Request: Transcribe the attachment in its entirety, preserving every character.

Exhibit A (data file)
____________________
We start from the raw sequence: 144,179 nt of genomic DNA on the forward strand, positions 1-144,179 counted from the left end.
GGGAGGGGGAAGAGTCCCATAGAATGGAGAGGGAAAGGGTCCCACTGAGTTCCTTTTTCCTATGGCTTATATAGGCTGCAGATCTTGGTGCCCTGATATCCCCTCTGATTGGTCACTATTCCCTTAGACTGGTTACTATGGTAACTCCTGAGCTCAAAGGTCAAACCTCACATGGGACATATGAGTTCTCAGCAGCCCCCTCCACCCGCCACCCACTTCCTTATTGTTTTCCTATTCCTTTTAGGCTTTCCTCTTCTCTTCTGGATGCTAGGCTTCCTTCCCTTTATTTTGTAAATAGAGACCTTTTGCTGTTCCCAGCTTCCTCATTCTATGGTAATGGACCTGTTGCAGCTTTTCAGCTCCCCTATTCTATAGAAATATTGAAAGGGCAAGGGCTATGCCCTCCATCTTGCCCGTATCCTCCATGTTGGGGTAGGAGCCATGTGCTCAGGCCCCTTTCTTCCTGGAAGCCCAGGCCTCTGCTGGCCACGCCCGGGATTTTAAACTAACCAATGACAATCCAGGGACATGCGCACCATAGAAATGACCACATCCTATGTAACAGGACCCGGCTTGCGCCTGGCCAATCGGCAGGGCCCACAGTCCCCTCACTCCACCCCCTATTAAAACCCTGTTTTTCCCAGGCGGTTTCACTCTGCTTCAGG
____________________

We start from the raw sequence: 144,179 nt of genomic DNA on the forward strand, positions 1-144,179 counted from the left end.
GGGAGGGGGAAGAGTCCCATAGAATGGAGAGGGAAAGGGTCCCACTGAGTTCCTTTTTCCTATGGCTTATATAGGCTGCAGATCTTGGTGCCCTGATATCCCCTCTGATTGGTCACTATTCCCTTAGACTGGTTACTATGGTAACTCCTGAGCTCAAAGGTCAAACCTCACATGGGACATATGAGTTCTCAGCAGCCCCCTCCACCCGCCACCCACTTCCTTATTGTTTTCCTATTCCTTTTAGGCTTTCCTCTTCTCTTCTGGATGCTAGGCTTCCTTCCCTTTATTTTGTAAATAGAGACCTTTTGCTGTTCCCAGCTTCCTCATTCTATGGTAATGGACCTGTTGCAGCTTTTCAGCTCCCCTATTCTATAGAAATATTGAAAGGGCAAGGGCTATGCCCTCCATCTTGCCCGTATCCTCCATGTTGGGGTAGGAGCCATGTGCTCAGGCCCCTTTCTTCCTGGAAGCCCAGGCCTCTGCTGGCCACGCCCGGGATTTTAAACTAACCAATGACAATCCAGGGACATGCGCACCATAGAAATGACCACATCCTATGTAACAGGACCCGGCTTGCGCCTGGCCAATCGGCAGGGCCCACAGTCCCCTCACTCCACCCCCTATTAAAACCCTGTTTTTCCCAGGCGGTTTCACTCTGCTTCAGG